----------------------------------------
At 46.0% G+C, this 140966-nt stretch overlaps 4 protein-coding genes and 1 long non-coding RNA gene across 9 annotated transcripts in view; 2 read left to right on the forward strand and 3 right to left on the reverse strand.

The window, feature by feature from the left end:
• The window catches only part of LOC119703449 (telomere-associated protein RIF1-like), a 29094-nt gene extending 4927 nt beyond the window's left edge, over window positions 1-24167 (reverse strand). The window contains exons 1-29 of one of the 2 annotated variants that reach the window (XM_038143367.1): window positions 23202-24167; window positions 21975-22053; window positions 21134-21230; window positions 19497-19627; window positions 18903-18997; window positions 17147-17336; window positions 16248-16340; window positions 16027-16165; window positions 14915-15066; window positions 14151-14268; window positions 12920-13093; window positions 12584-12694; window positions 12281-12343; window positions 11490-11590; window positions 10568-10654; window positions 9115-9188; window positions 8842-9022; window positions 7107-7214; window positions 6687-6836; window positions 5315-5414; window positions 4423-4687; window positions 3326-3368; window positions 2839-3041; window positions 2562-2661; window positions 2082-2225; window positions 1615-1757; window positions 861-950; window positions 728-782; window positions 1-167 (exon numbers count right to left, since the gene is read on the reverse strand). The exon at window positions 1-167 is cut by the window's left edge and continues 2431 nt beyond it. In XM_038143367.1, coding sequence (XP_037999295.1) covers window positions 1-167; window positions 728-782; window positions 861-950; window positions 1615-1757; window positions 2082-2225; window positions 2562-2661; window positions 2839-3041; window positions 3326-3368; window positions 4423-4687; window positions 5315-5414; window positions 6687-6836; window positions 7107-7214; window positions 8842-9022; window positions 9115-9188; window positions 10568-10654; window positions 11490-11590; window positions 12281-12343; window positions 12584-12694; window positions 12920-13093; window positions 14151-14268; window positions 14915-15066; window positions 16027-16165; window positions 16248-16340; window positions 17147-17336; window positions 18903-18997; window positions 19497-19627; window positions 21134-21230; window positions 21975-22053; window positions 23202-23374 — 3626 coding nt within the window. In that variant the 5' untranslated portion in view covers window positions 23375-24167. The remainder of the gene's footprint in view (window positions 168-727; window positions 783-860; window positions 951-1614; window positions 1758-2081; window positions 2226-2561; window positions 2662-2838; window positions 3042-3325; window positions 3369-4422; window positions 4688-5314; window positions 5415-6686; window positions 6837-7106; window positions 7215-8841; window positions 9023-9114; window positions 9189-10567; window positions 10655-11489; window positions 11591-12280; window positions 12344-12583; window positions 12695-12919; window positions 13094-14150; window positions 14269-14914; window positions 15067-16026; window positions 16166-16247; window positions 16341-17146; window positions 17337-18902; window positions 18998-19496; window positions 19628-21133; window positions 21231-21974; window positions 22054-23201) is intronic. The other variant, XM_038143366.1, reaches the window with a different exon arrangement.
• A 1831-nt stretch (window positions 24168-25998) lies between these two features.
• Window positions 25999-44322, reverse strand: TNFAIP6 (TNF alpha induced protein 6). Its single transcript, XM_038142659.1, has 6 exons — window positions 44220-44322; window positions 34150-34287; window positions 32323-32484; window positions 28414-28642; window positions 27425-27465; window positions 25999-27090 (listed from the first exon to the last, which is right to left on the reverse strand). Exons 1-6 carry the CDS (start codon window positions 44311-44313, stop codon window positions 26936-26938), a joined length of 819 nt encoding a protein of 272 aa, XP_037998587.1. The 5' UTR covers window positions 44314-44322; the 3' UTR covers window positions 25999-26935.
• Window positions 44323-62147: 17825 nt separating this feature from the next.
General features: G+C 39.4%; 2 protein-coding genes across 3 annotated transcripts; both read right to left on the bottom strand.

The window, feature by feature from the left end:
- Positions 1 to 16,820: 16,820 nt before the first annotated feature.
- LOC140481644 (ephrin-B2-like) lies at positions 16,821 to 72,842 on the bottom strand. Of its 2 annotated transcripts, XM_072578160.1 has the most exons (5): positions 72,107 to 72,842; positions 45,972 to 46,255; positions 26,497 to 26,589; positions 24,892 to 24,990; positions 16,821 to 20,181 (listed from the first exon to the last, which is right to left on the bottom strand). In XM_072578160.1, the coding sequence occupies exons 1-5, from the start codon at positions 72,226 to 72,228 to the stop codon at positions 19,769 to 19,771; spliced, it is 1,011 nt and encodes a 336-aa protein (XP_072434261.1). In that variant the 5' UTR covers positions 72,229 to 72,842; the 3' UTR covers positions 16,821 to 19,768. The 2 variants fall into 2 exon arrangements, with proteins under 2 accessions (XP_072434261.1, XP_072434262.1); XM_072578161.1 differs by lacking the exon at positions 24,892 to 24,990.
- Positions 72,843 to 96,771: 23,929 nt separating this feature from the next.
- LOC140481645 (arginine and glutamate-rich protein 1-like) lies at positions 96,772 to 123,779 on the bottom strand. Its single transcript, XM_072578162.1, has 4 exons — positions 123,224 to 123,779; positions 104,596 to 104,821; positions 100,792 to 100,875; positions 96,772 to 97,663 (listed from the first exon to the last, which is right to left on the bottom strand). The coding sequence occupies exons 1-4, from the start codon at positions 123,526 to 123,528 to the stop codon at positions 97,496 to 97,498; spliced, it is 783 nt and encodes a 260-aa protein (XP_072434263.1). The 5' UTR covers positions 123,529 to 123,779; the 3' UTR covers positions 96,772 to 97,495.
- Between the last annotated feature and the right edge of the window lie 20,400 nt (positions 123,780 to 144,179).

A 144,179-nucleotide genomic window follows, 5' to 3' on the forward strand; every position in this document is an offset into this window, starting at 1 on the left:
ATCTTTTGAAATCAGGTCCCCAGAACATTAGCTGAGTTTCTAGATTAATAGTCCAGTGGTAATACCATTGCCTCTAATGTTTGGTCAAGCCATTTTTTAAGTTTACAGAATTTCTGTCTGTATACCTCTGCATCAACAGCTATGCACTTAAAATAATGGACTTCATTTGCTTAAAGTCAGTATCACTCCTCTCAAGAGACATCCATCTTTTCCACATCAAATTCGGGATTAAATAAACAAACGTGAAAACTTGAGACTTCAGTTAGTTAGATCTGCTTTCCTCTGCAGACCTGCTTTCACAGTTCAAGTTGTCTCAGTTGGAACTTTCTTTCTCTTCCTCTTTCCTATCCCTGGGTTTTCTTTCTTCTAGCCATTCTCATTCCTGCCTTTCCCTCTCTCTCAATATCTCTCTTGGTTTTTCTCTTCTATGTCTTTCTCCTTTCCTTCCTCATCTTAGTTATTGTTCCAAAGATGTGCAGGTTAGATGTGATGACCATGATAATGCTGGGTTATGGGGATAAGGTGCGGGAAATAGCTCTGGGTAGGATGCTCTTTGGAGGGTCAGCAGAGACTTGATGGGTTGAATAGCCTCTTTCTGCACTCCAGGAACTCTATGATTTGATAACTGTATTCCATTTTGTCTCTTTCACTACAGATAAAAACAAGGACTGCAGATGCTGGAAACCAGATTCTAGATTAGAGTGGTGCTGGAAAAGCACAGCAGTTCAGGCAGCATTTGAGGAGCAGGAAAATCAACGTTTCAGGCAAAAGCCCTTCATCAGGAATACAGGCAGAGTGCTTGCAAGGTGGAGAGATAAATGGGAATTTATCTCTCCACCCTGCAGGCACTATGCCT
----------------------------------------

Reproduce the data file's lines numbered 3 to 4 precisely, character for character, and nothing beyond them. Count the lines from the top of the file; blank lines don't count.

• The window catches only part of LOC119703449 (telomere-associated protein RIF1-like), a 29094-nt gene extending 4927 nt beyond the window's left edge, over window positions 1-24167 (reverse strand). The window contains exons 1-29 of one of the 2 annotated variants that reach the window (XM_038143367.1): window positions 23202-24167; window positions 21975-22053; window positions 21134-21230; window positions 19497-19627; window positions 18903-18997; window positions 17147-17336; window positions 16248-16340; window positions 16027-16165; window positions 14915-15066; window positions 14151-14268; window positions 12920-13093; window positions 12584-12694; window positions 12281-12343; window positions 11490-11590; window positions 10568-10654; window positions 9115-9188; window positions 8842-9022; window positions 7107-7214; window positions 6687-6836; window positions 5315-5414; window positions 4423-4687; window positions 3326-3368; window positions 2839-3041; window positions 2562-2661; window positions 2082-2225; window positions 1615-1757; window positions 861-950; window positions 728-782; window positions 1-167 (exon numbers count right to left, since the gene is read on the reverse strand). The exon at window positions 1-167 is cut by the window's left edge and continues 2431 nt beyond it. In XM_038143367.1, coding sequence (XP_037999295.1) covers window positions 1-167; window positions 728-782; window positions 861-950; window positions 1615-1757; window positions 2082-2225; window positions 2562-2661; window positions 2839-3041; window positions 3326-3368; window positions 4423-4687; window positions 5315-5414; window positions 6687-6836; window positions 7107-7214; window positions 8842-9022; window positions 9115-9188; window positions 10568-10654; window positions 11490-11590; window positions 12281-12343; window positions 12584-12694; window positions 12920-13093; window positions 14151-14268; window positions 14915-15066; window positions 16027-16165; window positions 16248-16340; window positions 17147-17336; window positions 18903-18997; window positions 19497-19627; window positions 21134-21230; window positions 21975-22053; window positions 23202-23374 — 3626 coding nt within the window. In that variant the 5' untranslated portion in view covers window positions 23375-24167. The remainder of the gene's footprint in view (window positions 168-727; window positions 783-860; window positions 951-1614; window positions 1758-2081; window positions 2226-2561; window positions 2662-2838; window positions 3042-3325; window positions 3369-4422; window positions 4688-5314; window positions 5415-6686; window positions 6837-7106; window positions 7215-8841; window positions 9023-9114; window positions 9189-10567; window positions 10655-11489; window positions 11591-12280; window positions 12344-12583; window positions 12695-12919; window positions 13094-14150; window positions 14269-14914; window positions 15067-16026; window positions 16166-16247; window positions 16341-17146; window positions 17337-18902; window positions 18998-19496; window positions 19628-21133; window positions 21231-21974; window positions 22054-23201) is intronic. The other variant, XM_038143366.1, reaches the window with a different exon arrangement.
• A 1831-nt stretch (window positions 24168-25998) lies between these two features.